10 States with the highest number of reported COVID-19 fraud loses in 2020 according to the Federal Trade Commission:

  1. California – $17,180,000
  2. New York – $7,770,000
  3. Texas – $6,060,000
  4. Florida – $5,960,000
  5. Georgia – $3,960,000
  6. Illinois – $3,930,000
  7. New Jersey – $3,870,000
  8. North Carolina – $3,820,000
  9. Washington – $3,600,000
  10. Michigan – $2,940,000

How do identity thieves gain access to your personal data?

Fraudsters can pose as you to get a fraudulent driver’s license and even credit cards. In many cases, they use a mailing address that is different from yours so they can do whatever they want without your knowledge.

Impostors can use your information to apply for loans, apply for a job using your name, or even withdraw money from your personal accounts. By doing all these, fraudsters can easily steal a large amount of money in your name and without your knowledge.

Whose identity is most likely to get stolen?

  • Children and seniors
  • Members of the military
  • Social media users
  • Repeat victims
  • The deceased

What personal information should you protect?

  • Your Name
  • Social Security Number
  • Date of Birth
  • Address
  • Phone Number

Who has access to your personal information?

  • Neighbors
  • Friends
  • Co-workers
  • Family Members
  • Complete Strangers
  • Employers
  • Job websites you applied to

How identity thieves gain access to your personal information

  • Dumpster diving
  • Skimming
  • Phishing
  • Changing your address
  • Stealing wallets, personnel records, purses, banks and credit card statements etc.
  • Pretexting

What should you do when your identity is stolen?

Once you observed that your identity has been stolen, file a police report immediately. Make sure you get a copy of the report so you can give a copy to your credit card company and your bank.

Also, make sure you close all the affected accounts immediately. You should also check the Federal Trade Commission’s website for an I.D. theft affidavit you can use when contesting new, unauthorized accounts.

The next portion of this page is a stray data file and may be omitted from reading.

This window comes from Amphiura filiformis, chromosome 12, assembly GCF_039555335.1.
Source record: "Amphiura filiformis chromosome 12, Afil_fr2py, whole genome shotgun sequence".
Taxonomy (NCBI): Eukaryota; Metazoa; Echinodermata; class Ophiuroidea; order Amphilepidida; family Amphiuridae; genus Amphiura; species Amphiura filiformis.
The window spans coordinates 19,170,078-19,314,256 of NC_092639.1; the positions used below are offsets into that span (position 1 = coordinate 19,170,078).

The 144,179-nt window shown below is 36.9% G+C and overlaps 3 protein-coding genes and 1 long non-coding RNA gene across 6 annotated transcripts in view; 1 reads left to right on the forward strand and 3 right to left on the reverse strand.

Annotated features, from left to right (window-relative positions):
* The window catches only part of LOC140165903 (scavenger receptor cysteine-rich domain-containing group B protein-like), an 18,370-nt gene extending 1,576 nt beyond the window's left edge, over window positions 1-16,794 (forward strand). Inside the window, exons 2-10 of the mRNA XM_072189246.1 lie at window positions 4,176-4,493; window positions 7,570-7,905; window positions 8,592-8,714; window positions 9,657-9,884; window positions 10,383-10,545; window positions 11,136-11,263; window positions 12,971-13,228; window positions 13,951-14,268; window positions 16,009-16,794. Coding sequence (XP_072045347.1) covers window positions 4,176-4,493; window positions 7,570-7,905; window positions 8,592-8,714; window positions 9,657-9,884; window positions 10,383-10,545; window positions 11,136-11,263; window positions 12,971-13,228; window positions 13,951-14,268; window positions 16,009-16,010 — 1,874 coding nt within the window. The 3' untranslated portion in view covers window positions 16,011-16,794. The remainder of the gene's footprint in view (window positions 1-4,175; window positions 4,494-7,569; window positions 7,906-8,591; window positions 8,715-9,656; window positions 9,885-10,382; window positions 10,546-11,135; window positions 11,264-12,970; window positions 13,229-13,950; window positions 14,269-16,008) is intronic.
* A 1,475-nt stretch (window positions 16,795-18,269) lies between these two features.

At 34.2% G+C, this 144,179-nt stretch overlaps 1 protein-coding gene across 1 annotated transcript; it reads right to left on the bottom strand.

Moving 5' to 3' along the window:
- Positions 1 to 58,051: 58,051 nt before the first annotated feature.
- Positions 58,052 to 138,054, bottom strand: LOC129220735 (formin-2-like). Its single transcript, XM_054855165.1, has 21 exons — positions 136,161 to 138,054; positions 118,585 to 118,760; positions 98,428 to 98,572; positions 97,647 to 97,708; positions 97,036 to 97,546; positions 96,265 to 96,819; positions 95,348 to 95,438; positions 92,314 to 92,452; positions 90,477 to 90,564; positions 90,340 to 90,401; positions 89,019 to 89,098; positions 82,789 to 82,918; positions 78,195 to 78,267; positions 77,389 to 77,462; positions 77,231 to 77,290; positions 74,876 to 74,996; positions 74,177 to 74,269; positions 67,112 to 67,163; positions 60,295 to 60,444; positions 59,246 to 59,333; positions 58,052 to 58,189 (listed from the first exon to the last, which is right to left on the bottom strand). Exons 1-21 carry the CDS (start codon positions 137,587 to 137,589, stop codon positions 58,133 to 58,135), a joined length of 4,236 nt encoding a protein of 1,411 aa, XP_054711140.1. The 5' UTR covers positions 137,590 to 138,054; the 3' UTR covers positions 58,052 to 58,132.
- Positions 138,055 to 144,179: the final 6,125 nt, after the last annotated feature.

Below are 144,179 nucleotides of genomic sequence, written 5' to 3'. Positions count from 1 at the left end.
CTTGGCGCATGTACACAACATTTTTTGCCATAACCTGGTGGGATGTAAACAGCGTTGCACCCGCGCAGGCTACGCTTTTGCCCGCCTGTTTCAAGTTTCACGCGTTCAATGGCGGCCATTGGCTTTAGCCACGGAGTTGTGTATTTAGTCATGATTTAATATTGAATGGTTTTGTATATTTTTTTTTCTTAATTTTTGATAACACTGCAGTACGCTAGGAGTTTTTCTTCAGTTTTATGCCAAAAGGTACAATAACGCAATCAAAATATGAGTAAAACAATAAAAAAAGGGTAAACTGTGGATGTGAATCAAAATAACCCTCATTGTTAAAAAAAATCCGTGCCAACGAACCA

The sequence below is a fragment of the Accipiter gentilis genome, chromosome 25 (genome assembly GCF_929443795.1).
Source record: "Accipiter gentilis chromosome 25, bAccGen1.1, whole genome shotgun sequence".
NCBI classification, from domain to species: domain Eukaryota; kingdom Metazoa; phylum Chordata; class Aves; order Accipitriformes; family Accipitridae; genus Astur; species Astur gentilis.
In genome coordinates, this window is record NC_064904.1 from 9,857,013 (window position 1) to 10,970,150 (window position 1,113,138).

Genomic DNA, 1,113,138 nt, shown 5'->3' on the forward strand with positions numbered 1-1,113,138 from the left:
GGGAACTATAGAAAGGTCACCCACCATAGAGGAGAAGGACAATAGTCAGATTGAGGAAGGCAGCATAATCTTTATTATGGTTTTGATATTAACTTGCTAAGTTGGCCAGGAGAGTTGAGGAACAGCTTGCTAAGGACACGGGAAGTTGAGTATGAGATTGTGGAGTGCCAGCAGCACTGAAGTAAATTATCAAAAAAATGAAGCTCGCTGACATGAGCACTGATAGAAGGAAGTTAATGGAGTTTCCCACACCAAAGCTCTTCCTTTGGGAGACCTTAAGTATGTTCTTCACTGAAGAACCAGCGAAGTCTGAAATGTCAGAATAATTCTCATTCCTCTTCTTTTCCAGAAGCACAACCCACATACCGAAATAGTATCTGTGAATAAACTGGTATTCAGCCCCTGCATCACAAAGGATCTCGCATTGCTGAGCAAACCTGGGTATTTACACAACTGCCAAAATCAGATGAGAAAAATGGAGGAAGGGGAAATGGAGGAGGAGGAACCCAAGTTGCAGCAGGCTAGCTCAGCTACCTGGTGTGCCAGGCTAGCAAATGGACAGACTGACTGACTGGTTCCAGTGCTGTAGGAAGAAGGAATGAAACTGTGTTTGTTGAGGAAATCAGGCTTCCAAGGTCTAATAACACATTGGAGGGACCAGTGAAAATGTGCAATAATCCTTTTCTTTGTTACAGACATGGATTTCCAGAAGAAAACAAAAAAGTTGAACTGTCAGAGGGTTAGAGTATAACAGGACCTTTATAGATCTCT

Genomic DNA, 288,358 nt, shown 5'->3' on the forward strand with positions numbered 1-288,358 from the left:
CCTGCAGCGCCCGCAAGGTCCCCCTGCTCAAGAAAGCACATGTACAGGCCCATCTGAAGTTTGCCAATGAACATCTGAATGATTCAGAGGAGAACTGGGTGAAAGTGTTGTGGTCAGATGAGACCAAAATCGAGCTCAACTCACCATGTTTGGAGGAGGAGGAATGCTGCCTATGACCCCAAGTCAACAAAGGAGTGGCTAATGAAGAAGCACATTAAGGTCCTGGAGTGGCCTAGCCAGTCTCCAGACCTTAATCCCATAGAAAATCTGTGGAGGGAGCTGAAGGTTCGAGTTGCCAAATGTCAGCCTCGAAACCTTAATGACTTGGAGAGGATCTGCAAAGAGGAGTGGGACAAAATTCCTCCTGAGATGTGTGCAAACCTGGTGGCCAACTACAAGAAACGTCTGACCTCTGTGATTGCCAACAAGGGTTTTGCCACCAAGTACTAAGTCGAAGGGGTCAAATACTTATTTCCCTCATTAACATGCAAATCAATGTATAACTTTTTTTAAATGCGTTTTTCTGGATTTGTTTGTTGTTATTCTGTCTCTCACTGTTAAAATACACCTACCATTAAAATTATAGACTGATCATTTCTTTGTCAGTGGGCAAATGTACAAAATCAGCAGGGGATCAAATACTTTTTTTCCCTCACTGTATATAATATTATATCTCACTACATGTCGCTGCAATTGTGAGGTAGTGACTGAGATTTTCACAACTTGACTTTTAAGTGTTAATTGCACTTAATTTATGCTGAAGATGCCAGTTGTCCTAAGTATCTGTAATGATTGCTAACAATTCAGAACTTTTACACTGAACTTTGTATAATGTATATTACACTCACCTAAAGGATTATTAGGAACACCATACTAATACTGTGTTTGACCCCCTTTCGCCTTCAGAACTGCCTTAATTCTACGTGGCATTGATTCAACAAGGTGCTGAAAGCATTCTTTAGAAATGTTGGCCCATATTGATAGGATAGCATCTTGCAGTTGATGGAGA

The next step is to reach out to the fraud department of the three major credit bureaus (Equifax, Experian, and TransUnion) to ask for a fraud alert on your file. If anyone anywhere makes any attempt to open a new account or even make any changes to an existing account, you will be notified for verification.

In addition, file a complaint with the Federal Trade Commission (FTC). The FTC keeps a database of identity theft complaints and cases to help in law enforcement investigations.

How identity thieves operate

By understanding how identity thieves do their jobs, you can learn key crime prevention tips to protect your identity better. If you’re looking to move to a new city, state or a new town, one of the key things you should be concerned about is the rate of identity thefts and fraud.

While several states have implemented measures to protect residents from identity thefts, some states are actually performing better than others. So, you should be aware of how to protect yourself from identity theft when you’re moving.

Recently, Construction Coverage analyzed data for the 2019 calendar year from the Federal Trade Commission’s (FTC) Sentinel Network Data Book. The FTC is responsible for compiling the total number of fraud complaints in every state. All complaints were grouped as either identity thefts or a second category, including all other kinds of frauds.The FTC also provides the average amount stolen from victims of scams. While the National Conference of State Legislatures provide details of fines and penalties for identity thefts in each state.

Raj Kalra

A moving industry expert and an internet marketing enthusiast, I have been involved in the moving industry since 2004. Combining my passion towards technology and online marketing with my expertise in the moving industry, I've been focusing on building solutions to make your move easier. From planning to successfully executing your move, my tips and tricks will guide you all along the way. Have any questions for me? Send them to [email protected]